It’s just past 10pm at the slip road off Zion Road, and I want to think that the Uncle sitting at the coffee shop giving a running commentary on the scene on the road is just passing time.
The coffee shop’s empty save for the Uncle and me and my lovely dining companion. I’m there to eat the ‘zhao pai’ wonton mee, where the wonton is fried, the noodles are springy (oily) and the chilli, something else.
There are policemen on the slip road, loitering, for want of a better word, hovering around cars illegally parked – side of road, unbroken white line, $70 – and issuing summonses.
Uncle tells of how merciless these policemen are, issuing summonses after 10pm, when the regular parking police from the URA have called it a day, and how some poor taxi drivers, stopping by Zion Road Food Centre to use the toilet, come out and see their taxis booked (in a different way).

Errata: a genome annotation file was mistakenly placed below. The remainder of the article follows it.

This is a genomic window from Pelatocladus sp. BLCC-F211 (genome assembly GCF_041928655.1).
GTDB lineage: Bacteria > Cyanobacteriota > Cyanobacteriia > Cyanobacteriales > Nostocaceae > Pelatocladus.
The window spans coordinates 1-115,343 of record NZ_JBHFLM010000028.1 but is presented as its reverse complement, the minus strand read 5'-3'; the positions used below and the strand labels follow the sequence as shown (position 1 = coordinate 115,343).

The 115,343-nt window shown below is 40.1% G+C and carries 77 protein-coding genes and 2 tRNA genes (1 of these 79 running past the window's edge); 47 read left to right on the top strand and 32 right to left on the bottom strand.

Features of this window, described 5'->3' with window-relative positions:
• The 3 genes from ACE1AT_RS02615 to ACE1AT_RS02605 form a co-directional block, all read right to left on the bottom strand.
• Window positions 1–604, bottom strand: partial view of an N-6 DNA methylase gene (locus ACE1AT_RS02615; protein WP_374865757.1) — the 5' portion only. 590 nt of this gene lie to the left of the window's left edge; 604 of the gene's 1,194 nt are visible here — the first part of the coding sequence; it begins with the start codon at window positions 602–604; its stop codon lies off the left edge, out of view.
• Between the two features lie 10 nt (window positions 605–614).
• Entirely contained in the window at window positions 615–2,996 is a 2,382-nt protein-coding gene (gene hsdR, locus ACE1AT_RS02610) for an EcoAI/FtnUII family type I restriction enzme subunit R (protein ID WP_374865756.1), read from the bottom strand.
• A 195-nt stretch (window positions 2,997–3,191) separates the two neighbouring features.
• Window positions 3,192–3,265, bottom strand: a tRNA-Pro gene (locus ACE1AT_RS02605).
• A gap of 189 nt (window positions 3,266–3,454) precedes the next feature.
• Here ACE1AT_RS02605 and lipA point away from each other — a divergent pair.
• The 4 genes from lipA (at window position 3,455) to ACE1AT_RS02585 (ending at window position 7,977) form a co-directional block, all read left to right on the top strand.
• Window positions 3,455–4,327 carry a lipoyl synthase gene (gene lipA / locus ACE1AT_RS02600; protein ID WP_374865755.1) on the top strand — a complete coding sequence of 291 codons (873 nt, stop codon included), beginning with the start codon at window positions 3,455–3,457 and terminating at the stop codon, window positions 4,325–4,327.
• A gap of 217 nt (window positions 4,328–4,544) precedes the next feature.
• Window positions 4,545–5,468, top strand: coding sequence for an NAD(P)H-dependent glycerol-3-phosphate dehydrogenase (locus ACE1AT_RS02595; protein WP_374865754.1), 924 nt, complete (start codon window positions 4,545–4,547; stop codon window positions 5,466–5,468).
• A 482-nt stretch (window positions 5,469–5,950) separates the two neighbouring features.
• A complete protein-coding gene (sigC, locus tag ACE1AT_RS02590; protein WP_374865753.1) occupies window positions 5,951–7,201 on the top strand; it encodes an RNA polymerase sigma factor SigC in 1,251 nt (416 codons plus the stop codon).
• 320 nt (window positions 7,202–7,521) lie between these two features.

I walk across to where the policemen are, to take a picture of them at work, giving them ample warning by smiling at them and showing them my phone camera. They’re shy blokes, these cops, and they hide their faces and make themselves as invisible as possible, except for the cop in the reflecto-vest, who’s more or less resigned to appearing in the picture I’m about to take.
Then one car arrives, and unloads its passengers, one of whom is holding jumper cables, for to start his car illegally parked at the side of the road with the unbroken white line. He peers at his windscreen, where the wipers are holding a fresh summons.
Uncle walks across to the car, maybe to commiserate with the poor sod. Poor sod doesn’t seem too interested, so Uncle comes back and sits back down at the table next to us, and continues his commentary on the scene.
We finish our noodles, and take our leave. Uncle says goodbye in Mandarin and English, and he’s the only one left at the coffeeshop, save for the stallholders of ‘Teck Kee Roast Delicacies Rice’, the fellas who make the tasty wonton mee.